VettaFi Financial Futurist Dave Nadig sits down with Yahoo Finance Live to talk about the opportunities in clean energy and petroleum drilling ETFs, as well as the ETF landscape for meme stock investing.
SEANA SMITH: Well, clean energy is of the winners of the newly signed inflation Reduction Act. And we've got a look at how you can position yourself in this week's ETF report, brought to you by Invesco QQQ. We have David Nadig of VettaFi Financial Futures joining us now. Dave, it's great to see you. So what does this mean for the average investor? How can investors position themselves in order to benefit from this new law.
DAVE NADIG: Well, I think it's fair to say this is good for the planet, but it's not necessarily good for every part of your portfolio. I think some folks are really trying to cherry pick here. I would focus on the use cases. What's in this bill that really drives existing use cases forward? And I pick out two big areas. One would be automobiles, right? Electric vehicles, plug-in hybrid electric vehicles.
There's a great ETF for that. It's the Index IQ Cleaner Transport ETF. It charges about 45 basis points. And as opposed to just going after Tesla and Rivian and the companies that sort of make all the headlines, it's truly a true ecosystem play. It's getting you not just the front end of the curve, the Teslas of the world, but those carmakers that are making strong commitments that are going to be growing into this now $45 billion of new support we've got for that space.
The other thing I like about Cleaner is that it also does a little good on the side. It's a so-called dual impact funds, which means that it's actually working with the World Wildlife Foundation to actually-- or the National Wildlife Foundation to actually do some good by making donations there. That's step one. It's mostly performed S&P-like so far this year. So I think it's a good base to be thinking about, getting some additional exposure in your portfolio.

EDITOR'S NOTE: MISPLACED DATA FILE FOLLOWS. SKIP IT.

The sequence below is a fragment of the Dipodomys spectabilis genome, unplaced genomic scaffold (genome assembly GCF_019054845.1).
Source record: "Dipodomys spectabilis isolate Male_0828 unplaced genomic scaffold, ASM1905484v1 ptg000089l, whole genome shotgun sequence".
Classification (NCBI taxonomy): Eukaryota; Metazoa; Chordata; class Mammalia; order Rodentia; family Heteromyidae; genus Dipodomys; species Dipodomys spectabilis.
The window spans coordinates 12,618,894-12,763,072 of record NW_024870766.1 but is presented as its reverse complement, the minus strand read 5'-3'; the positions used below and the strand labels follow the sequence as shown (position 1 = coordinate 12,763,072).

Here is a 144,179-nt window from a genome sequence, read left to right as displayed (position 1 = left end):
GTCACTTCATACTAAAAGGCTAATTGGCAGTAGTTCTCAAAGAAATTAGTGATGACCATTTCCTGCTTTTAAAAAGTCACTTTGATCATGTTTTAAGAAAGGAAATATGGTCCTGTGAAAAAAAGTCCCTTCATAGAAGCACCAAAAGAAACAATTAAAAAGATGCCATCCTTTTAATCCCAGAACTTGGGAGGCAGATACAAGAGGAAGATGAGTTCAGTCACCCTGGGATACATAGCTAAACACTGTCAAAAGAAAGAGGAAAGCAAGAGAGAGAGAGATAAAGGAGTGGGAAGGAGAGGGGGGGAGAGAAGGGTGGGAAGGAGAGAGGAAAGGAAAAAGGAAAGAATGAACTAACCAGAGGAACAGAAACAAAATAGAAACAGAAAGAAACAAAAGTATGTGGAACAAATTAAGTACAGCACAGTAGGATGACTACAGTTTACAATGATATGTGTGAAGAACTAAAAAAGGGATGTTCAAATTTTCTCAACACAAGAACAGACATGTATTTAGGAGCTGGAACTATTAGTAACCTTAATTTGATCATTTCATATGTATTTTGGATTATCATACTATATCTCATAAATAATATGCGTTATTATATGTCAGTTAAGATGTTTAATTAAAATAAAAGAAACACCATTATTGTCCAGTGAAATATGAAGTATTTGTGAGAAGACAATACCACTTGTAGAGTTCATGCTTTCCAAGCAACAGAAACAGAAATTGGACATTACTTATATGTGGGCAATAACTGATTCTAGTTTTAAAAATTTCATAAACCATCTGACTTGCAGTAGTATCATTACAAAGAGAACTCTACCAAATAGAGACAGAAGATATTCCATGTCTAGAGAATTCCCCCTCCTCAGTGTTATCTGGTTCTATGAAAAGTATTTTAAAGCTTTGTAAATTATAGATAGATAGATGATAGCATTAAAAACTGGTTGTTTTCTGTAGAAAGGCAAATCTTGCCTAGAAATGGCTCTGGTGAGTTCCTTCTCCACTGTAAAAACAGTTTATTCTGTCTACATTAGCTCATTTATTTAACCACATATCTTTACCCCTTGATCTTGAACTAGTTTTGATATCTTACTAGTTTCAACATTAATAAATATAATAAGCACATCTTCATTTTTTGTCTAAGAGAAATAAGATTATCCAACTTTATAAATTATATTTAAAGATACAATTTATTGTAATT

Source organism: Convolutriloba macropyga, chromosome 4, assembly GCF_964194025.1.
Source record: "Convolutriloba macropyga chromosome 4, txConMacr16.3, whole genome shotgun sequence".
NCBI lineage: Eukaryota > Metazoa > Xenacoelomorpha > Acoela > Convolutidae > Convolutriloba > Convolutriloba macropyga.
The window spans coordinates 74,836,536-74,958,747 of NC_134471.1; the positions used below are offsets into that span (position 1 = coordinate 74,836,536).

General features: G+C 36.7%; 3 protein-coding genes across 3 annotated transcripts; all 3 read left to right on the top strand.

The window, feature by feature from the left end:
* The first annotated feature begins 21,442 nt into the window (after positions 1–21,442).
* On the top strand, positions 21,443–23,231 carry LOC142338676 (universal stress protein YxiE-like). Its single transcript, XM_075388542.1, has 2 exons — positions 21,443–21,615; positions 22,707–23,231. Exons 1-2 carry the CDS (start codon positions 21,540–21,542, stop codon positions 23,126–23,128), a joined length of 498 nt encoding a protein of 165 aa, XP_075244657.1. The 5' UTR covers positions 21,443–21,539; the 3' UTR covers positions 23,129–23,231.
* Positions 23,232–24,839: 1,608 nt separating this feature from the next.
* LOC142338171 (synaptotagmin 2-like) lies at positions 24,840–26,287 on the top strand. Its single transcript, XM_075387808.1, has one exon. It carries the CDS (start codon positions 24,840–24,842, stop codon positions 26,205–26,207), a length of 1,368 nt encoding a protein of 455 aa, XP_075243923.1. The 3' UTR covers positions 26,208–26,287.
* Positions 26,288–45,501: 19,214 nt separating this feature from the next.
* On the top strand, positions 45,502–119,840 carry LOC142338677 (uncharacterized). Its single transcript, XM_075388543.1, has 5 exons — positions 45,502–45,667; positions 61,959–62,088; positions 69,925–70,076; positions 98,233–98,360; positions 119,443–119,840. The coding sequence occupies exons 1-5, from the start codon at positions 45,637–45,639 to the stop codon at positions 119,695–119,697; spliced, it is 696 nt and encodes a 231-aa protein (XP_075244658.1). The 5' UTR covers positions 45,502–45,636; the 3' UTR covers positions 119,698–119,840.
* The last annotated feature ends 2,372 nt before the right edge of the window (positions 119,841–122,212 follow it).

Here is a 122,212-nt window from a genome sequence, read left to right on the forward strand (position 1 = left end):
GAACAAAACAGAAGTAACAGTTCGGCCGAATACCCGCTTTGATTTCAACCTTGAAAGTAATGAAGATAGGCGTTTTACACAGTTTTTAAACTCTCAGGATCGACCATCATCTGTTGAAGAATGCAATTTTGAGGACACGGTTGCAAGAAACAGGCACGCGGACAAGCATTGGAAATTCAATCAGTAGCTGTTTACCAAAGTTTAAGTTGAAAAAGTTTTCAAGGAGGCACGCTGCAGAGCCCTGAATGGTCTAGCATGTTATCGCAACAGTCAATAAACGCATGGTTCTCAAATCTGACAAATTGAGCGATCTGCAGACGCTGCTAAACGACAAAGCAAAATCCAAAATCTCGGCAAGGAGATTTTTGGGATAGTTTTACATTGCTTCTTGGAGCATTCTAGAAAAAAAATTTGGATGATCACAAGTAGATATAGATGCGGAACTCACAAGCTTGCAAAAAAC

The other play there is Solar. A lot of money in this bill to go towards clean energy sources and infrastructure. The big play there is TAN, the Invesco Solar ETF. That thing's been on fire so far this year. Last three months, it's been up 44%. It's one of the best performing funds you can find out there in the core equity space. Still room to go there. I think we're going to continue to see that market expand, not just from the climate bill, but frankly, from all of the consumer sentiment that's been driving towards clean energy for the last decade.
DAVE BRIGGS: Without delving anywhere near the politics, it's not necessarily terrible for oil and gas stocks, though, correct? This bill.
DAVE NADIG: No, absolutely not, right? I mean, it's a very realistic bill. It has a lot of things in there that might surprise people like tax credit for nuclear energy production. It's not awful for petroleum drillers. In fact, there is good news for petroleum drillers not related directly to this climate bill.